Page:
Joseph and Laura completed their home study update and were ready to receive their referral by the first week of January 2016.
     
    “We were excited, exuberant even to finally see the face of our child,” Laura said.
     
    But the week before, an uprising began in Ethiopia. The Ministry of Women’s Affairs, the government office that handles adoption paperwork in Ethiopia, suspended all processing of paperwork. The child, too, waited to receive a signature that would permit her referral for international adoption. Her paperwork would not be signed for another year.
     

    A community in prayer

    By August 2016, Joseph and Laura felt more desperate than at any other point in their journey.
     
    “We felt we had been fighting an invisible war for three years with a harsh, shrewd and relentless enemy. We felt battered, and despair seemed unsettlingly close when we felt we needed spiritual reinforcements,” they said.
     
    The couple asked a group of about 35 friends to pray and fast together one day a month. They prayed for specific needs for the adoption and for a particular little girl in the orphanage. The agency had requested prayer for the child, who was struggling to gain weight.
     
    Things started looking up. In January 2017, Laura and Joseph attended the Evangelicals for Life conference in Washington, D.C. At the event, co-hosted by the Ethics and Religious Liberty Commission and Focus on the Family, speakers and panelists talked about the warfare surrounding the adoption process.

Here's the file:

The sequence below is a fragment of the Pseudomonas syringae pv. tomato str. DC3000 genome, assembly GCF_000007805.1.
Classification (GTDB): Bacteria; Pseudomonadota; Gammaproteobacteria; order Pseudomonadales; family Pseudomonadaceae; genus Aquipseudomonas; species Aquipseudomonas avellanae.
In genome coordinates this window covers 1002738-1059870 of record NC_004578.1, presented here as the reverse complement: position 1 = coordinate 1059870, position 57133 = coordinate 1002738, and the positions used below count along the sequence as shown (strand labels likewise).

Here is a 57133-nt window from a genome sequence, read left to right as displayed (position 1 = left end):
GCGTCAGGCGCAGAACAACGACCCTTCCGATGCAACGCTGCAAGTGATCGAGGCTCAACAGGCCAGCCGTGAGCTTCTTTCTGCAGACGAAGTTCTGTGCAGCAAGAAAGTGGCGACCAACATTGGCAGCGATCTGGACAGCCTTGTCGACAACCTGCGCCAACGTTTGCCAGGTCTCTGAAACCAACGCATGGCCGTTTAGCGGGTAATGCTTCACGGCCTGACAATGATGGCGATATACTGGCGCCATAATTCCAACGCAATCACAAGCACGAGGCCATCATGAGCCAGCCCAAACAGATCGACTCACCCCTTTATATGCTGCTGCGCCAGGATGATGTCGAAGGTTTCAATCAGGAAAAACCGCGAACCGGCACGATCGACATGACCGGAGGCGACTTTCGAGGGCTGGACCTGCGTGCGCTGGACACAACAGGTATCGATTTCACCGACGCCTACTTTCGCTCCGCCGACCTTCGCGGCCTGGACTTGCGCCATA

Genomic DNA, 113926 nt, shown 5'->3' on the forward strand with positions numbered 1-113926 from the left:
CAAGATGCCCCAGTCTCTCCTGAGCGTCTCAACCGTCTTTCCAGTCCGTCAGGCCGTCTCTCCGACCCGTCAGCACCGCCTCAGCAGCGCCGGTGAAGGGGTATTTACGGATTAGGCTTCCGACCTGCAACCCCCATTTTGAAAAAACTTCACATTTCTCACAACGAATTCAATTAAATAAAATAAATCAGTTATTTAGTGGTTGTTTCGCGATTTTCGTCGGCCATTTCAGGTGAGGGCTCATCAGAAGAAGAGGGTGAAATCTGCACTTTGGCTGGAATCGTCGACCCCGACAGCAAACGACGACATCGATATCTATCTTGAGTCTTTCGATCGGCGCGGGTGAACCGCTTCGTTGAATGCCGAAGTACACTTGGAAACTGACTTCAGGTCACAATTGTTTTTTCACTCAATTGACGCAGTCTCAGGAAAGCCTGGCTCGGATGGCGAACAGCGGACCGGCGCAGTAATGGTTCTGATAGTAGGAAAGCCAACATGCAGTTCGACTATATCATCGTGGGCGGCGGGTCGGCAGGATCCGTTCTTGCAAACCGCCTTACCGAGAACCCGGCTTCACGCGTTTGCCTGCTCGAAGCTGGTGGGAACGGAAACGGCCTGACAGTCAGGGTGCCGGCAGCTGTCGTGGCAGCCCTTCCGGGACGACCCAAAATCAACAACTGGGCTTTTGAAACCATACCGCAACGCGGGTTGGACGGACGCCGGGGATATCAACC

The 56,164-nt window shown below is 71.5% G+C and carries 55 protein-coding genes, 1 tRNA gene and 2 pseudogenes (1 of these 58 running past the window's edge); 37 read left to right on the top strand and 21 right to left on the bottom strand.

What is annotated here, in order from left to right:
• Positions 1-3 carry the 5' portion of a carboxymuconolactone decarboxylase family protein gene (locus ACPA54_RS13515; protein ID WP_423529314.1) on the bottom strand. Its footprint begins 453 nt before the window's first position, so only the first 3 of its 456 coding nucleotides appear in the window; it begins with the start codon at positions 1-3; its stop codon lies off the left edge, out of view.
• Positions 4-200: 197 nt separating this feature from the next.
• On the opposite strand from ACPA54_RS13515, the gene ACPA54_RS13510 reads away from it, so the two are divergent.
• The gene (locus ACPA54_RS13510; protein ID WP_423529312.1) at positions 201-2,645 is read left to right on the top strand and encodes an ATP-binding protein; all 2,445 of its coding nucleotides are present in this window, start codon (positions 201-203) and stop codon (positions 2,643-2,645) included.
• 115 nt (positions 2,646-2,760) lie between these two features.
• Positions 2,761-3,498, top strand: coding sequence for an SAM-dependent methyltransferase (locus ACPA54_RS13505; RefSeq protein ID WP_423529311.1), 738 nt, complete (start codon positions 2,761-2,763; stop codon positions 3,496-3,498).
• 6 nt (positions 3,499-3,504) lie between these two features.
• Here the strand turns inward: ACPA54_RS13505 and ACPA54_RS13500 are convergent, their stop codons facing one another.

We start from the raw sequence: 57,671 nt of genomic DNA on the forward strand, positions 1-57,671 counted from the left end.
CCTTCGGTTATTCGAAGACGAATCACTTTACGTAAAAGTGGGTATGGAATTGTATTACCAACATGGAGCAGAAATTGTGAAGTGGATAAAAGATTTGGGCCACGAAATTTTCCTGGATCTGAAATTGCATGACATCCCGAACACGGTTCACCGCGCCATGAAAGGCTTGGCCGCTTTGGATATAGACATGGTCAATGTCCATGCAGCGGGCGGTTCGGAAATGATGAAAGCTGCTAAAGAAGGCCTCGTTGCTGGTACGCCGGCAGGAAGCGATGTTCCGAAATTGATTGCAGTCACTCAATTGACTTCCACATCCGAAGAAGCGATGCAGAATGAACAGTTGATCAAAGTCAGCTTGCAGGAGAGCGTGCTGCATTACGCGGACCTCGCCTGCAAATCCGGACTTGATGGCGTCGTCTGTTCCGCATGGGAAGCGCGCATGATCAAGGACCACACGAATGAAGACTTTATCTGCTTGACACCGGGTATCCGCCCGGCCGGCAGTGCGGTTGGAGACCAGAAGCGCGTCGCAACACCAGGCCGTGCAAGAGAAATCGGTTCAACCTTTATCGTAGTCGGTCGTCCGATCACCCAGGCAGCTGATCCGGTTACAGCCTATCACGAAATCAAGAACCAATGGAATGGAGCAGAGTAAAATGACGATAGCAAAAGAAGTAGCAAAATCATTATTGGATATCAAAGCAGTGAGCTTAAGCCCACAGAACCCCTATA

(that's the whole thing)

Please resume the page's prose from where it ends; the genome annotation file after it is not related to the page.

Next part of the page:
“Their words were affirming and encouraging to our weary souls,” Laura said.
     
    During their stay in Washington, D.C., the couple met an Ethiopian waitress. They shared the story of their adoption journey with her, telling her how long it had been and about the signature for which they were waiting. Laura remembered the waitress tearfully pleading, “Thank you! Please don’t give up! Those children need someone. Don’t give up!”
     
    “Her tears and her words became treasured gems we hid in our hearts,” Laura said.
     
    Days after returning home from the conference, on Valentine’s Day, Joseph and Laura received the notification that several children’s paperwork had been signed, and they would receive their referral.
     
    Upon receiving their daughter’s file, they studied every detail of her photos, praising God for His sovereignty. Their daughter had been born in October 2015, just two months before their first placing agency closed.
     
    “It would not have been a possibility for us to adopt her had we been or remained with the other agency.”
     
    They also discovered that the little girl they and their friends had been praying and fasting for was this very child whose file they held. “The Lord had been answering so many prayers,” Laura said.
     
    Still, the waiting persisted. Paperwork needed to be updated, translated and processed.
     
    By May, Joseph and Laura were “drained, weary and exhausted physically and emotionally” and decided to take a week-long vacation to rest. Upon returning home, they received an alert from the U.S. Department of State. The Ethiopian government had temporarily stopped processing adoptions.
     
    Throughout the next few weeks, with help from friends, family, their church and other organizations, Joseph and Laura sent emails, tweets and letters to Congressional representatives, urging them to help more than 200 families bring their children home.
     
    As cases began moving forward, the Thigpens faced another obstacle: Ethiopia’s rainy season. From August to October, weather can shut down the courts in Ethiopia, further extending families’ waiting time to appear before a judge.